THOSE who “vilify” Britain face being treated as extremists and referred for deradicalisation under new plans from Tory leadership hopeful Rishi Sunak.

The former chancellor intends to change the definition of extremism to allow people with an “extreme hatred of Britain” to be put through the Prevent programme.

Sunak’s campaign insisted the policy would not see people critical of UK Government policy referred for deradicalisation.

The leadership hopeful told The Telegraph: “There is no more important duty for a prime minister than keeping our country and our people safe. Whether redoubling our efforts to tackle Islamist extremism or rooting out those who are vocal in their hatred of our country, I will do whatever it takes to fulfil that duty.”

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Currently, Prevent defines extremism as “vocal or active” opposition to British values, which can include democracy, the law and tolerance for people with other religions or beliefs.

The strategy sees police work alongside local authorities to assess whether individuals pose an extremism or terrorism risk, then provide interventions and monitors those deemed to be of concern.

The programme has been criticised by the UN’s special rapporteur on human rights and counter terrorism for its “de-facto criminalisation of children”, while a 2022 report by the People’s Review of Precent saw it described as “ineffective, disproportionate and discriminatory”.

But sources in Sunak’s campaign argue the extremism descriptiom should be widened to include “vilification of the UK” – adding that this would ensure “those with an extreme hatred of our country that leads them to pose a risk to national security” can be identified and sent through the programme.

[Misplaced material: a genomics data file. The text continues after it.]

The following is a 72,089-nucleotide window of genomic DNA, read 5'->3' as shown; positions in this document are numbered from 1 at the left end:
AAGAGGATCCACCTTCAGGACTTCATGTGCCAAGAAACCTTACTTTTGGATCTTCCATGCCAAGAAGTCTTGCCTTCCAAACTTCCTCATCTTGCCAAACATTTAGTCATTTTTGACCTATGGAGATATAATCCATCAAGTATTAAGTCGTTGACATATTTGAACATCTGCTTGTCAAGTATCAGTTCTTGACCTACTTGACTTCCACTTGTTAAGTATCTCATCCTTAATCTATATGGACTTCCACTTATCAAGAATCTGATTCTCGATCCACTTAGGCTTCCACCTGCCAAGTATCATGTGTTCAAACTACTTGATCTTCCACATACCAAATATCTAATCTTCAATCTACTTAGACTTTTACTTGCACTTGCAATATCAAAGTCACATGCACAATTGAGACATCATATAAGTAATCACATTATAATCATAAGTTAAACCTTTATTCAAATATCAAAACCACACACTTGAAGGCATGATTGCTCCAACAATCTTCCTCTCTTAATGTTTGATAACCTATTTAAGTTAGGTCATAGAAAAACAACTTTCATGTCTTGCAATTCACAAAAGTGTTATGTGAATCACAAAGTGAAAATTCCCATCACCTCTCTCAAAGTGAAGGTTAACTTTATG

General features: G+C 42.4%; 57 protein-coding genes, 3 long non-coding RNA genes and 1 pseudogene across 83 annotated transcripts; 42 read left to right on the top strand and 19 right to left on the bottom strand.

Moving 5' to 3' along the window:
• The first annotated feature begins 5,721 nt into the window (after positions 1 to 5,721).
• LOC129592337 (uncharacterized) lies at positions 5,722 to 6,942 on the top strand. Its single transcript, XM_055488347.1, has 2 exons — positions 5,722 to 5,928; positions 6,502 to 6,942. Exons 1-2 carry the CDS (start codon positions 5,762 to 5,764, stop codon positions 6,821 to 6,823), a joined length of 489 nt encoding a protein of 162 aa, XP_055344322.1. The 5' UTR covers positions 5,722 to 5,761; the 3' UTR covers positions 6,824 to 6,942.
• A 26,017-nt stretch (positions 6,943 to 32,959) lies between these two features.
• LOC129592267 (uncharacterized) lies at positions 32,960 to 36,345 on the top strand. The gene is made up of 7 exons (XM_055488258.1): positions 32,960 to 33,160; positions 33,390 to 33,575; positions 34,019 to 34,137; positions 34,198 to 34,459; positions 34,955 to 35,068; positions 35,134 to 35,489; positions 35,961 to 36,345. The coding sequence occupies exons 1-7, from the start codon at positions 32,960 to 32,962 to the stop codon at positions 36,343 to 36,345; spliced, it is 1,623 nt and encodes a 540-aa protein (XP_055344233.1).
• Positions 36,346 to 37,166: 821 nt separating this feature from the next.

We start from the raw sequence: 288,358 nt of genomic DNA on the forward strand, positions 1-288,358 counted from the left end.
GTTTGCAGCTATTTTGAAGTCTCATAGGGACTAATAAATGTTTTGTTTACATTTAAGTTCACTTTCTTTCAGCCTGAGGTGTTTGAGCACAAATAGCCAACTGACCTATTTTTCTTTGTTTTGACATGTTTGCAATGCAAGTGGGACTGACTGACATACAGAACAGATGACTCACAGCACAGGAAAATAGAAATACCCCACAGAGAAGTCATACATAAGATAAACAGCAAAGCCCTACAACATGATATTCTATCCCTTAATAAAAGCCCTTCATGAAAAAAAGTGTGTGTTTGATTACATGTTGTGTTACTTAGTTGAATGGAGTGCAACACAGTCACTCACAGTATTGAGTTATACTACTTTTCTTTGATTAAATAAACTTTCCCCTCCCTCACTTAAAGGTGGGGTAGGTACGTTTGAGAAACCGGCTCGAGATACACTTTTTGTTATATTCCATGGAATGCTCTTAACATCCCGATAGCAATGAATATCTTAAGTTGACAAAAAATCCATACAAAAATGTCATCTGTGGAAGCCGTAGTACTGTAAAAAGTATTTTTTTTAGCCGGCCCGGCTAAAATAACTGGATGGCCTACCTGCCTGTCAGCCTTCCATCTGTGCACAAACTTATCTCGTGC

Any “vilification” of Britain would need to appear in written form or speech in order to qualify for Prevent.

The policy plan has been met with concern since its announcement on Tuesday night, with SNP strategist Ross Colquhoun describing the proposals as “very Orwellian”.

Author Sathnam Sanghera suggested he could be among those targeted under the plans if Sunak becomes prime minister, due to his writings on the British Empire.

“Possibly not long now until historians and people like me get reported to Prevent for not glorifying British history. It's a beautiful twist that this would happen under an Asian PM. Well done everyone,” he said.

Vote Leave whistleblower Shamir Sanni responded with further criticism of Britain’s history.

“This tiny little island has contributed mostly violence & regression to most of the world. Perverted systems of democracies a thousand years old, desecrated indigenous practises and erased languages, pillaged land & resources,” he wrote. “Refer me, bitches.”

Journalist Oliver Bullough added: “Britain is a money-laundering kleptocracy-enabling disgrace and the government is shamefully complicit.

“Shall I send Prevent my address? Or does this only apply to ethnic minorities?”

The news comes as the leadership contest ballots were delayed due to cyber-hacking concerns – with the papers now due to be sent out by August 11.

Sunak will be hoping that more time will help him regain ground in the polls, which have seen competitor Liz Truss race ahead.

The National:

A YouGov poll puts Liz Truss well ahead of the former chancellor in support from party members, with her lead increasing to 34 points.

It shows that 60% of the party members polled between July 29 and August 2 say they intend to vote for the Foreign Secretary, up from 49% since the period July 20 to 21 when the rivals first made the cut for the final two.

Truss’s campaign was among those critical of Sunak’s Prevent policy, with a source telling The Telegraph: “Mostly it’s a restatement of government policy. The few new proposals are superficial and unfunded with a risk of letting serious terrorists slip through the net by creating arbitrary targets.”